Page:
Two major issues require attention from researchers when analyzing R-wave detection algorithms. First, the never-ending and growing list of proposed methods in literature almost discourages any attempt to check them all. Second, the difficulty to be able to compare the results as the coding is not described deeply enough in papers, and databases are not always available or shared. This situation is even more complex, as when it comes to LTM cardiac recordings, we are still lacking from a standard and shared framework for comparison. For that reason, in this paper, we first addressed a Longitudinal Optimization, which allowed to benchmark, tune, and improve the best available waveform algorithms in the literature for non-LTM. After that, a modified and multilead R-wave detection algorithm based on PT was proposed with a suitable segmentation and using the complete, and Polling-function combined, content present in all of the available leads. As a consequence, significant improvements were found in terms of accuracy and computational efficiency. In order to get a Transversal Optimization, further analysis and comparisons over public databases were performed to validate and ensure the results’ independence from the tuning databases, sampling frequency, or any other over-fitting effect. Hence, we proved that it is possible to implement an accurate and efficient method, with low computational cost, valid for LTM and suitable for its clinical use. Our 7-day Holter recordings on previous research have been found to be useful in HF patients for the detection of non-sustained atrial or ventricular arrhythmias [26], for the evaluation of heart rate turbulence [53], and for the assessment of autonomic parameters obtained from heart rate variability analysis [25].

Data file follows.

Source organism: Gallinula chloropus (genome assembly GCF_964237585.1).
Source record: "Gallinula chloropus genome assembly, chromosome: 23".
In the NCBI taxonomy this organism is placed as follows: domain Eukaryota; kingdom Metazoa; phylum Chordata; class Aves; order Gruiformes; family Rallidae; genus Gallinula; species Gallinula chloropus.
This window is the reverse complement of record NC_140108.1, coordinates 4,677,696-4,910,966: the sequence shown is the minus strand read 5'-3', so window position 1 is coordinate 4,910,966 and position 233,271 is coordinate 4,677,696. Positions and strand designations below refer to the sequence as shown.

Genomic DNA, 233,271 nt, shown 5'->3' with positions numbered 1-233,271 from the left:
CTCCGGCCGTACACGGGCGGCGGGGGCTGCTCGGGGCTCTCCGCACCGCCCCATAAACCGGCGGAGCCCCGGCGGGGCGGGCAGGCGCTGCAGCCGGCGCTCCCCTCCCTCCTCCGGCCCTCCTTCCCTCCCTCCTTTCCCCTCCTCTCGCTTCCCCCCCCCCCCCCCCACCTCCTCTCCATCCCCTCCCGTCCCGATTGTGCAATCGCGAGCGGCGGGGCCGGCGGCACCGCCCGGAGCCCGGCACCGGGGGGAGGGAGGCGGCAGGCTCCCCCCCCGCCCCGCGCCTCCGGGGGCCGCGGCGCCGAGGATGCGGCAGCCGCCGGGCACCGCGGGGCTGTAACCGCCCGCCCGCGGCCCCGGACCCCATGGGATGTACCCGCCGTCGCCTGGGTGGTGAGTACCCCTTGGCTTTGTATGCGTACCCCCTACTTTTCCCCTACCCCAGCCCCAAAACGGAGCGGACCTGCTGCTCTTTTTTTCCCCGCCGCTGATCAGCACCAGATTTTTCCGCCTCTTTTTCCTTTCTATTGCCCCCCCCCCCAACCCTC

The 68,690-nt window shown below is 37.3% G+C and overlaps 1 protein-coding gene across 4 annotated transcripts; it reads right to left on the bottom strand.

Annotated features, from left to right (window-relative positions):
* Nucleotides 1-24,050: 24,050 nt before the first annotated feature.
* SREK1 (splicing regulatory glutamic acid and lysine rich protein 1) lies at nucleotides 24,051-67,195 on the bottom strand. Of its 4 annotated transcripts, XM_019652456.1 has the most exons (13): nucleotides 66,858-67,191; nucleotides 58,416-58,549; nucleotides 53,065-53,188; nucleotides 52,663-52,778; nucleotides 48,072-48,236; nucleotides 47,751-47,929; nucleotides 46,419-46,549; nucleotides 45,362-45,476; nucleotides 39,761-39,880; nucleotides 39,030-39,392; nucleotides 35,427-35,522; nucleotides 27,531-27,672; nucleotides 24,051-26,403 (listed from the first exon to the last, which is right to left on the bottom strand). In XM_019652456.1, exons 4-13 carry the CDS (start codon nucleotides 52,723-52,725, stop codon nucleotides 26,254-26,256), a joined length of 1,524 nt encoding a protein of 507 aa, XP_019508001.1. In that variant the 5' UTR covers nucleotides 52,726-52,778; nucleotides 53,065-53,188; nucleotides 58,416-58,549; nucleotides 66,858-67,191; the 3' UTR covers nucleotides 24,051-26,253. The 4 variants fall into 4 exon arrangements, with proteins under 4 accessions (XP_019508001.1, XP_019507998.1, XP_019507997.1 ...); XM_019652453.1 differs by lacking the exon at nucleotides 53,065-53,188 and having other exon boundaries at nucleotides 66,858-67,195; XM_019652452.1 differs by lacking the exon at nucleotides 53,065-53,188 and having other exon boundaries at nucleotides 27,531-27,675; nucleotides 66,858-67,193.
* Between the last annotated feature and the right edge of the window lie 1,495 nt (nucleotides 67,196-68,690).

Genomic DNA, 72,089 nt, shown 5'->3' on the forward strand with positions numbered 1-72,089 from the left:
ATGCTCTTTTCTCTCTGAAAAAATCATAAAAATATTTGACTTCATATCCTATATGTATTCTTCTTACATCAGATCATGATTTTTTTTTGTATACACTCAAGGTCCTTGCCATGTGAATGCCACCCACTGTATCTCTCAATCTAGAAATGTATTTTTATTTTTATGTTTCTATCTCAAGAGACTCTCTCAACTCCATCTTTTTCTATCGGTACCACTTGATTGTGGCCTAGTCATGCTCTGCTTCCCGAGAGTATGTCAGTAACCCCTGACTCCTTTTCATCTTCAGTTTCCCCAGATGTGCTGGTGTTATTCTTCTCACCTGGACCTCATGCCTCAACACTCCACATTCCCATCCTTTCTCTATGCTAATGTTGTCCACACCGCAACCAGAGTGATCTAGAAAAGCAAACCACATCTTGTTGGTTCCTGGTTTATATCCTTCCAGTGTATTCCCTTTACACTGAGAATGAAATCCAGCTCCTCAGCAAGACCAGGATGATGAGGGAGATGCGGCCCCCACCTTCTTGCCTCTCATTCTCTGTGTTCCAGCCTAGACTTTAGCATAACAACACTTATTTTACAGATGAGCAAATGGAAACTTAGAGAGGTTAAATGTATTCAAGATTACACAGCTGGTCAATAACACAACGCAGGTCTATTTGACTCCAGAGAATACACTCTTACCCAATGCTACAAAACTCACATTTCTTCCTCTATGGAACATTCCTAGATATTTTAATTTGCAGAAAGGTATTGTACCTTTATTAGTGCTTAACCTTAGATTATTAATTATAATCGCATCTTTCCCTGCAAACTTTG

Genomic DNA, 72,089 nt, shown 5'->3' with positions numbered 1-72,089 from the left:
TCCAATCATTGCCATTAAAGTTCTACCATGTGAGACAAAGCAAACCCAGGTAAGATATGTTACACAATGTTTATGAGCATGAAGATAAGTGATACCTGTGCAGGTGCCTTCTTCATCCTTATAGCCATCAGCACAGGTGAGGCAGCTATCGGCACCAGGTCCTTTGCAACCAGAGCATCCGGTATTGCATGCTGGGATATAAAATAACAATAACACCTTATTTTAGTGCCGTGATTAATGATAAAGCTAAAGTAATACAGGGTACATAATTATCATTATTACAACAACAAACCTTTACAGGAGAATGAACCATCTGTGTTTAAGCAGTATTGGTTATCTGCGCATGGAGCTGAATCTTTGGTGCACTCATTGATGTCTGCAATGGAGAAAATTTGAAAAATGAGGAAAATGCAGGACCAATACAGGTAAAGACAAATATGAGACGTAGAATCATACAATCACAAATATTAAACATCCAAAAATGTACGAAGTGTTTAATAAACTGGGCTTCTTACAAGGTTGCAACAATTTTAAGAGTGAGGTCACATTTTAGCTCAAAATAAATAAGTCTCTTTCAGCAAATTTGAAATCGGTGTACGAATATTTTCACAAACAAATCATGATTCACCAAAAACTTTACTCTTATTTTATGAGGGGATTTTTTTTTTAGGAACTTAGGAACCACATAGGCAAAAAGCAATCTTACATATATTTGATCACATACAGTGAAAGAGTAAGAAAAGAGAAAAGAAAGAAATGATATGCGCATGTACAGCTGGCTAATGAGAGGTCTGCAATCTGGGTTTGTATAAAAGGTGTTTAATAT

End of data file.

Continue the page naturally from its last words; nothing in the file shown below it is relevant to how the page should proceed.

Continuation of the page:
Author Contributions

F.-J.G.-B., J.L.R.-A. and A.G.-A. proposed the clinical and technical definitions of QRS detector. F.M.M.-M. developed and tested the algorithm. E.E.-V. collected the databases. A.G.-A., J.L.R.-A., F.-J.G.-B., Z.M.-B. and M.B.-V. reviewed the manuscript and managed the process. All authors contributed to write the manuscript.

Funding

This research was funded by Ministerio de Economía, Industria y Competitividad, Gobierno de España, Agencia Estatal de Investigación, and co-funded by European Regional Development Fund, under the following project codes: TEC2013-48439-C4-1-R, TEC2013-48439-C4-2-R, TEC2016-75161-C2-1-R, TEC2016-75161-C2-2-R, TEC2016-81900-REDT, TEC2015-64835-C3-1-R.

Conflicts of Interest

The authors declare no conflict of interest.